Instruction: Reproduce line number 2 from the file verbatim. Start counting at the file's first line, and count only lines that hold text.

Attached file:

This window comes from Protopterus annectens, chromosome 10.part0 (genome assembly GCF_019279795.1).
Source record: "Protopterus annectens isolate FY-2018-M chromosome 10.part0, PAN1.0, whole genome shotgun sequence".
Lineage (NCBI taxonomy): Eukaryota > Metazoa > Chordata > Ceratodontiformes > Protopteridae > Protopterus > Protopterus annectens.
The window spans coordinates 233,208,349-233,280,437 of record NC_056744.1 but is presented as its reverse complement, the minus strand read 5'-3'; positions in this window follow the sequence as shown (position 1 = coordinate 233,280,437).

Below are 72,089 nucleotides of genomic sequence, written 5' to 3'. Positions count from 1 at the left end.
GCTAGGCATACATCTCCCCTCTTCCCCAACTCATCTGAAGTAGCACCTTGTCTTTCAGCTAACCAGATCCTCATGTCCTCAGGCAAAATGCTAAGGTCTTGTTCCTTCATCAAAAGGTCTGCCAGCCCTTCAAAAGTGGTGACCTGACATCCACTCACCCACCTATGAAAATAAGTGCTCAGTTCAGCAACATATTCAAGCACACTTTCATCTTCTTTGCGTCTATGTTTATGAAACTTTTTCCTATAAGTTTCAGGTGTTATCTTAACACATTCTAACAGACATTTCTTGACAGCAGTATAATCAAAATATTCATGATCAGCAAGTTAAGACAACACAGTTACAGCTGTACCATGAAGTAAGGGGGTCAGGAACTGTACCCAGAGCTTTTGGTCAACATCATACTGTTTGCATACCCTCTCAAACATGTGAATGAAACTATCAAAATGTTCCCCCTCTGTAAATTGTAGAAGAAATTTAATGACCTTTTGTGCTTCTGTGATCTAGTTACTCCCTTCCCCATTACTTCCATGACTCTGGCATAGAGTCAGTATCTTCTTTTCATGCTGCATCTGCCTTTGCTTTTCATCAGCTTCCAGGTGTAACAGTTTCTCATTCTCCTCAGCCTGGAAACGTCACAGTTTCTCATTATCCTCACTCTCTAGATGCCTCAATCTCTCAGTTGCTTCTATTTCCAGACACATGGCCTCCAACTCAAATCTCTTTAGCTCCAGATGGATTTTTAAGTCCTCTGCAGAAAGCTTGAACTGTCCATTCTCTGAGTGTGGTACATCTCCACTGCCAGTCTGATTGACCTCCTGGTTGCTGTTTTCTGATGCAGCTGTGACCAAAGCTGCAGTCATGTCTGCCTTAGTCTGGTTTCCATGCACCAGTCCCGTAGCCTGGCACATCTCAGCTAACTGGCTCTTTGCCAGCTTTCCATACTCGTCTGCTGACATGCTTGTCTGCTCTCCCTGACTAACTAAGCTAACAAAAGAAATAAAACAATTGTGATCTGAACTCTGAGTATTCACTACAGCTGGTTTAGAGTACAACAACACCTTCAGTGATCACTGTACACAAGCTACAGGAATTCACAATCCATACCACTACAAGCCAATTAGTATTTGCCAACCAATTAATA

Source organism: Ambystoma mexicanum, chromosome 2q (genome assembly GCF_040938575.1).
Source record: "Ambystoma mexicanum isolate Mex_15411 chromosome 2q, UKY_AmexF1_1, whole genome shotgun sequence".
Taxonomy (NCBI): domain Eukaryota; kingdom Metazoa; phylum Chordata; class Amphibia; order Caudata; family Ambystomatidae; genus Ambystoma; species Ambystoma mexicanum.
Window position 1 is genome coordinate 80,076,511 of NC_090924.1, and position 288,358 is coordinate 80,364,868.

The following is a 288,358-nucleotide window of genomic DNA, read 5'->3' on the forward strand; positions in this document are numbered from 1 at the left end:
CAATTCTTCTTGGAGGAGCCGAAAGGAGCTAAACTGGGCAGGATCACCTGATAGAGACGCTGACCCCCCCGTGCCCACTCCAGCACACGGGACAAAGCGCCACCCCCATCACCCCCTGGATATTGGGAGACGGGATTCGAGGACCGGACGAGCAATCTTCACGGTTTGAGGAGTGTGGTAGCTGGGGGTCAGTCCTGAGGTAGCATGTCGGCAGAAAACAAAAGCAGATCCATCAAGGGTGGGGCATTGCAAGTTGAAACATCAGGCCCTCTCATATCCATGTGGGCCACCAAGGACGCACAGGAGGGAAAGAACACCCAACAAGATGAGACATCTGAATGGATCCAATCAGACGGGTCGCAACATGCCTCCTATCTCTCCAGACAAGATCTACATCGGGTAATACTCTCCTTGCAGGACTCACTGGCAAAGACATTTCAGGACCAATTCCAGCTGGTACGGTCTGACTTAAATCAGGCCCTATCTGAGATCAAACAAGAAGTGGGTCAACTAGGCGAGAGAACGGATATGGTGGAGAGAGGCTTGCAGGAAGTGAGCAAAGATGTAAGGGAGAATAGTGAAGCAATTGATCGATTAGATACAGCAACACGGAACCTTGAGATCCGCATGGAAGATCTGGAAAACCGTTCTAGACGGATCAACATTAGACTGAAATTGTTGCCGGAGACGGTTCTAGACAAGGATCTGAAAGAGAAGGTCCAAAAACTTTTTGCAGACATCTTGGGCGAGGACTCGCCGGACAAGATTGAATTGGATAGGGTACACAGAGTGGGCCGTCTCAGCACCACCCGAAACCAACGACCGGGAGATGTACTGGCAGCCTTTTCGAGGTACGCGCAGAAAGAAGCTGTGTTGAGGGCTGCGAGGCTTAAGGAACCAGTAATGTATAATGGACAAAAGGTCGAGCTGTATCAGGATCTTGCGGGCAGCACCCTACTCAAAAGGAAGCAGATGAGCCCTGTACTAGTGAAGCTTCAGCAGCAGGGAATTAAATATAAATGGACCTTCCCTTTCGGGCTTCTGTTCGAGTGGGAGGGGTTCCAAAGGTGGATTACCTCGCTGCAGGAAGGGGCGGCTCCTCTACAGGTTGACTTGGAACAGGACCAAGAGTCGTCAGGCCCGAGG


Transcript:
Source record: "Protopterus annectens isolate FY-2018-M chromosome 10.part0, PAN1.0, whole genome shotgun sequence".